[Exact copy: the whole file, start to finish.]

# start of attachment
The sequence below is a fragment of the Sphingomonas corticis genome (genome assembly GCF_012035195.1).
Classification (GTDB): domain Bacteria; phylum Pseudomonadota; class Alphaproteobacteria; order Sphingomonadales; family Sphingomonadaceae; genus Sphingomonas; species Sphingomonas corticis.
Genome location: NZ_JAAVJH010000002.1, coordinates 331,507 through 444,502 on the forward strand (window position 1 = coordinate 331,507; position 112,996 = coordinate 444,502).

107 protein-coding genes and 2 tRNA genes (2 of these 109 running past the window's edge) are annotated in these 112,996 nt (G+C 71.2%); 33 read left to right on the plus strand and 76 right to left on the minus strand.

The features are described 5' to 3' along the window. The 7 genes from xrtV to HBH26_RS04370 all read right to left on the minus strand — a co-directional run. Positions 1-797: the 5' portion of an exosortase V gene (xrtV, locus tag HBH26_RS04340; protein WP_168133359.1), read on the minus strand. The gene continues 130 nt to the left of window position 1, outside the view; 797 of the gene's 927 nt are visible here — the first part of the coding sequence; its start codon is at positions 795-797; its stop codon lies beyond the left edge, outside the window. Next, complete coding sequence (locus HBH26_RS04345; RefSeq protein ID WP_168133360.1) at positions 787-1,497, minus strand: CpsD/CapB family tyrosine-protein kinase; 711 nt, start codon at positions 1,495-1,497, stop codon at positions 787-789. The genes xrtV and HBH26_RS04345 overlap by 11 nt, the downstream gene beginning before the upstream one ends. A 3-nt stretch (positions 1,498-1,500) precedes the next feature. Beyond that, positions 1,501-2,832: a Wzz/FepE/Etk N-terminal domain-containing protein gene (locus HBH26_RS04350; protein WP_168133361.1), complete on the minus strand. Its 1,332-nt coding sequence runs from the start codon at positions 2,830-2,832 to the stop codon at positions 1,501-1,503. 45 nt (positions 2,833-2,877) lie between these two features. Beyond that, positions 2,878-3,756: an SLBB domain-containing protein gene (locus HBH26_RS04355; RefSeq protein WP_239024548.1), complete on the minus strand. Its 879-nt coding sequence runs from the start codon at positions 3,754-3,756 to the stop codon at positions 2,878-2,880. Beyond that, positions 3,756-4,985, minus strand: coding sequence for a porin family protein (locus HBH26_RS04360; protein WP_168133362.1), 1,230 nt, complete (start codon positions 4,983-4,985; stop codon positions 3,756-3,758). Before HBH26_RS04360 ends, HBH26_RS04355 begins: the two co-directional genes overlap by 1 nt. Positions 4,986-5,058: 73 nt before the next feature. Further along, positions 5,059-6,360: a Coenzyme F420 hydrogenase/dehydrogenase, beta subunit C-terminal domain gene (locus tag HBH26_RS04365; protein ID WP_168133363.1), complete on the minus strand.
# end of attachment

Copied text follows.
The sequence below is a fragment of the Sphingomonas corticis genome (genome assembly GCF_012035195.1).
Classification (GTDB): domain Bacteria; phylum Pseudomonadota; class Alphaproteobacteria; order Sphingomonadales; family Sphingomonadaceae; genus Sphingomonas; species Sphingomonas corticis.
Genome location: NZ_JAAVJH010000002.1, coordinates 331,507 through 444,502 on the forward strand (window position 1 = coordinate 331,507; position 112,996 = coordinate 444,502).

107 protein-coding genes and 2 tRNA genes (2 of these 109 running past the window's edge) are annotated in these 112,996 nt (G+C 71.2%); 33 read left to right on the plus strand and 76 right to left on the minus strand.

The features are described 5' to 3' along the window. The 7 genes from xrtV to HBH26_RS04370 all read right to left on the minus strand — a co-directional run. Positions 1-797: the 5' portion of an exosortase V gene (xrtV, locus tag HBH26_RS04340; protein WP_168133359.1), read on the minus strand. The gene continues 130 nt to the left of window position 1, outside the view; 797 of the gene's 927 nt are visible here — the first part of the coding sequence; its start codon is at positions 795-797; its stop codon lies beyond the left edge, outside the window. Next, complete coding sequence (locus HBH26_RS04345; RefSeq protein ID WP_168133360.1) at positions 787-1,497, minus strand: CpsD/CapB family tyrosine-protein kinase; 711 nt, start codon at positions 1,495-1,497, stop codon at positions 787-789. The genes xrtV and HBH26_RS04345 overlap by 11 nt, the downstream gene beginning before the upstream one ends. A 3-nt stretch (positions 1,498-1,500) precedes the next feature. Beyond that, positions 1,501-2,832: a Wzz/FepE/Etk N-terminal domain-containing protein gene (locus HBH26_RS04350; protein WP_168133361.1), complete on the minus strand. Its 1,332-nt coding sequence runs from the start codon at positions 2,830-2,832 to the stop codon at positions 1,501-1,503. 45 nt (positions 2,833-2,877) lie between these two features. Beyond that, positions 2,878-3,756: an SLBB domain-containing protein gene (locus HBH26_RS04355; RefSeq protein WP_239024548.1), complete on the minus strand. Its 879-nt coding sequence runs from the start codon at positions 3,754-3,756 to the stop codon at positions 2,878-2,880. Beyond that, positions 3,756-4,985, minus strand: coding sequence for a porin family protein (locus HBH26_RS04360; protein WP_168133362.1), 1,230 nt, complete (start codon positions 4,983-4,985; stop codon positions 3,756-3,758). Before HBH26_RS04360 ends, HBH26_RS04355 begins: the two co-directional genes overlap by 1 nt. Positions 4,986-5,058: 73 nt before the next feature. Further along, positions 5,059-6,360: a Coenzyme F420 hydrogenase/dehydrogenase, beta subunit C-terminal domain gene (locus tag HBH26_RS04365; protein ID WP_168133363.1), complete on the minus strand.